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5 pages/≈1375 words
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Social Sciences
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Jonathan Vogel's Argument Against What He Calls The ‘Moorean View' (Essay Sample)

Instructions:

Write a 5-page paper (double-spaced, with reasonable margins and font-sizes) in which you ‘REC’ one and only one of the following argument:

Jonathan Vogel’s argument against what he calls the ‘Moorean view’, in his paper ‘Skepticism and Inference to the Best Explanation’ (posted in the paper topics folder on Canvas, not assigned). Be sure to explain the Moorean view.

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Content:

Jonathan Vogel's argument against what he calls the ‘Moorean view'
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Jonathan Vogel's argument against what he calls the ‘Moorean view'
Philosophical skepticism for many years cast doubt on what determines human knowledge. Philosophers like Zhuangzi doubted the possibility of a man knowing he is a man, but not a dreaming butterfly who thinks he is a man. Similarly, Rene` Descartes also questioned our sensory experiences, terming it to be deceptive since it might be caused by evil demons. Such thoughts have raised philosophical arguments about how we acquire knowledge of the external world.
Skeptics question how sensory experiences through ordinary perception can justify our beliefs about the world; they believe that such notions are deceptive because it provides a false belief of the world. To help us understand this argument from a clear perspective is the general principle of the knowledge of underdetermination. This principle states that when faced with two exclusive hypotheses and the available information does not offer us reason to believe in either of them, we have no reason to believe the two arguments (Tolly, 2010). Therefore, our sensory experiences can arise in one way or the other.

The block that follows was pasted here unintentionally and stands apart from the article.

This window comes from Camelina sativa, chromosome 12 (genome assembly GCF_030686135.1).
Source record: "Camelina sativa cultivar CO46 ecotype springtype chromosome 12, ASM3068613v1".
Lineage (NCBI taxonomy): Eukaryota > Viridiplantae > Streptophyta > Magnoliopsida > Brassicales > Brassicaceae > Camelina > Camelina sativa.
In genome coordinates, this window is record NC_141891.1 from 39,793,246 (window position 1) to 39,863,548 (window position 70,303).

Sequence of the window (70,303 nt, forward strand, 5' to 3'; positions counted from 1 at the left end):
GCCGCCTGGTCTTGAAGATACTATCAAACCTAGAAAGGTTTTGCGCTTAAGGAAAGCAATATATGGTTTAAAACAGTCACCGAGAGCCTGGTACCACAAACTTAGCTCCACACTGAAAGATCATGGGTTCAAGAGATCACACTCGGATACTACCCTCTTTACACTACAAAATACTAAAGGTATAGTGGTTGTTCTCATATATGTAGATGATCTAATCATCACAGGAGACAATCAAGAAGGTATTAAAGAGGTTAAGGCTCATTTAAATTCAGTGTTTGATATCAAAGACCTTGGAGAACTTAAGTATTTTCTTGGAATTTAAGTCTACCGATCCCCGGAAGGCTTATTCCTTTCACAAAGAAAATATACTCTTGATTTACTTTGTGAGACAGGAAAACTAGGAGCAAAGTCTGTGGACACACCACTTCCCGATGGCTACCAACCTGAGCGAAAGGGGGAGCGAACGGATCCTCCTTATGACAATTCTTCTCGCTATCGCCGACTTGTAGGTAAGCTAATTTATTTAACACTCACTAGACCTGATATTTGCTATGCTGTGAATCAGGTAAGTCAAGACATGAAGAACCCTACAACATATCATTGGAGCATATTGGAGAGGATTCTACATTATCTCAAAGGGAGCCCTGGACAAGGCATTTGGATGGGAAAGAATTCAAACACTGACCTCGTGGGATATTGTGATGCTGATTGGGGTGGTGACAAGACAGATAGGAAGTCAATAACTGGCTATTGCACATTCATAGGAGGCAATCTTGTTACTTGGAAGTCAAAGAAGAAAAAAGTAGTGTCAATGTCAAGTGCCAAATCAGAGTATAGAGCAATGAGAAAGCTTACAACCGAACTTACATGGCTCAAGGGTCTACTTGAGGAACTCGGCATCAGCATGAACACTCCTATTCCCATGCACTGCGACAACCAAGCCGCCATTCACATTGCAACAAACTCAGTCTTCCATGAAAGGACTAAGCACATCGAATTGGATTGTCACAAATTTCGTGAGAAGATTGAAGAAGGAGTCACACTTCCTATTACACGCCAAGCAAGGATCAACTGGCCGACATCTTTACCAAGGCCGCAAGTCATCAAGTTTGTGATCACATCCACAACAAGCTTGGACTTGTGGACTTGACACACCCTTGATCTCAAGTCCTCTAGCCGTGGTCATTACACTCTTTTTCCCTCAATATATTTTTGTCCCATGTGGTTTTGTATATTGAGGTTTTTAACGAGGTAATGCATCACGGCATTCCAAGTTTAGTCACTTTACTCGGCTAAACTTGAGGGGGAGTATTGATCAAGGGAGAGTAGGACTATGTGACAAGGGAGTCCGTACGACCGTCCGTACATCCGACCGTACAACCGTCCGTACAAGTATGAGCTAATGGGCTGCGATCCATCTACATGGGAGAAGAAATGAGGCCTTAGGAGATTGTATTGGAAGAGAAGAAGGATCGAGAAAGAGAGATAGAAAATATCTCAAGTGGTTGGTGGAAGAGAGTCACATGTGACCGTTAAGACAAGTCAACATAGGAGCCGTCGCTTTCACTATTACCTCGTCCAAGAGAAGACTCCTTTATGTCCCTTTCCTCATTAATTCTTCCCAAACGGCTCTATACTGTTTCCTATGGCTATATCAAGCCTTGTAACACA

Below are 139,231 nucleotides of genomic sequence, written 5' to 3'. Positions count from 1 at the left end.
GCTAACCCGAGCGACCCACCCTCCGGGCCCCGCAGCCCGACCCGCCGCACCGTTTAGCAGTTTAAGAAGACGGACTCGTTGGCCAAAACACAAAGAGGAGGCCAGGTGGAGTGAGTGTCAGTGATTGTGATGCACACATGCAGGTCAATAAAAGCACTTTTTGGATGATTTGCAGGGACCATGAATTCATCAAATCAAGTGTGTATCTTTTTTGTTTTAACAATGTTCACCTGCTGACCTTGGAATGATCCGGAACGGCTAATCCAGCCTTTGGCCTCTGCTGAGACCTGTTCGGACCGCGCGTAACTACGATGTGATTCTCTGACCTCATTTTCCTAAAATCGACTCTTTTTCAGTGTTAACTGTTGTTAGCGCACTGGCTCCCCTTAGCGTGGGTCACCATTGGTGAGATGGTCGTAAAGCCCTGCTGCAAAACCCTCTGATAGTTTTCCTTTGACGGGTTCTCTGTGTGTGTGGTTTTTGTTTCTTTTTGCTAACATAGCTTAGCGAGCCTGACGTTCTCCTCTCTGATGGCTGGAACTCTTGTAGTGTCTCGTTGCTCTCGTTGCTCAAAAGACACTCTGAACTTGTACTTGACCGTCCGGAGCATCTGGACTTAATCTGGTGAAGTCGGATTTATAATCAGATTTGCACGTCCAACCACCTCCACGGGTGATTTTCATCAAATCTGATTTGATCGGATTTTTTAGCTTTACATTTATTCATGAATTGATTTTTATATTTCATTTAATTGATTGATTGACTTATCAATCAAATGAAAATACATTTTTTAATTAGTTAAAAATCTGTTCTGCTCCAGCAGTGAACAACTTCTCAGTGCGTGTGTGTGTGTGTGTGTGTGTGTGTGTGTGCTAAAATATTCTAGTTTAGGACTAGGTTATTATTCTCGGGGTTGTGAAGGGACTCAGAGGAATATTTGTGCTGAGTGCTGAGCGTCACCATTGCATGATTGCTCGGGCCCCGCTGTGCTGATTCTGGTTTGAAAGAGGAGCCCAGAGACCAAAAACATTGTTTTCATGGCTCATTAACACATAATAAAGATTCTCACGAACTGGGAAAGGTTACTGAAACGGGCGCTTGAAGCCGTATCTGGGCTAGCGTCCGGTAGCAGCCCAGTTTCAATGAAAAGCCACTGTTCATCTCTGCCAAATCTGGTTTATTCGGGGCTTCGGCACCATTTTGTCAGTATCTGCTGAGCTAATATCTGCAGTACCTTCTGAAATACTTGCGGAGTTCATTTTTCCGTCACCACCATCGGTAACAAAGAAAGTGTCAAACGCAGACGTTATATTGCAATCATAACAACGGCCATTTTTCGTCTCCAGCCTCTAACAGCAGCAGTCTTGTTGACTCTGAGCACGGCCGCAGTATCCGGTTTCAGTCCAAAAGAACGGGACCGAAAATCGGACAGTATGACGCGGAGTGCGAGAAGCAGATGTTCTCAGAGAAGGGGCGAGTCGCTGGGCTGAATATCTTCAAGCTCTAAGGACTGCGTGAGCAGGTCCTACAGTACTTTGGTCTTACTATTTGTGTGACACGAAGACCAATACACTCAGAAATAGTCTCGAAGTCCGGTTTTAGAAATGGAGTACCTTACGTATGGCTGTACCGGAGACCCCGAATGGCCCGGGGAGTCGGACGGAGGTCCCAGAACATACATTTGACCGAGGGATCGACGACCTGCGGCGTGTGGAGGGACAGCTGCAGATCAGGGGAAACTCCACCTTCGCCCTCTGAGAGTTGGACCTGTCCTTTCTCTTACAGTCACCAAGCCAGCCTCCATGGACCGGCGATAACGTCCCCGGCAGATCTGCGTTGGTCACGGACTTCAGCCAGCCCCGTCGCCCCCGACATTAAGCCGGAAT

For years, empiricists have identified noticeable flaws of Cartesian skepticism; Cartesian skepticism is the problem of explaining how knowledge of the external world can be possible, given the fact that we cannot know or justify. Skepticism believes that we do not possess the body of knowledge about the features of the world around us. Traditionally, skepticism has denied and questioned how sensory experiences can be used to determine the world around us (Tolly, 2010).
Contemporary philosophers have developed three principles in defense of sensory experience, one of the principles being the Moorean view which maintains that sensory experience has distinctive characters. Jonathan Vogel cites that the best explanation of what he called the isomorphic hypothesis (Tolly, 2010). To understand this principle, using examples to compare reality from illusion.
Using two different scenarios of seeing a tree in front of you, and an experiment where you are fed with imaginary sensory inputs, the inputs makes it appear as if there is a tree before you even though there is not the tree. In such situations, you have no way to know which of the two situations you are in. You can't know that you have been deceived by the computer; therefore, you are unable to know anything about the world (Tolly, 2010).
This is an idea of the deceiver's argument which is false, therefore, the deceiver argument presents two competing ideas which we need to compare, the illusory scenario and the ordinary case scenarios. In an ordinary scenario, imagine if the toaster stops working suddenly what could the explanation, is the toaster burned out or could it be that the fuse was blown out (Tolly, 2010). When faced with the two competing hypotheses without any relevant information, you cannot accept any of these hypotheses.
You can either guess that the toaster stopped working because the fuse blew or even you wouldn't know, your guess might turn out to be correct (Tolly, 2010). According to Vogel, beliefs about the external world play an explanatory function, a proposition cannot be categorized as knowledge if it does not explain what it represents (Tolly, 2010). Vogel believes that sensory experience offers a valid explanation. Using the example of the toaster, Vogel's arguments can justi

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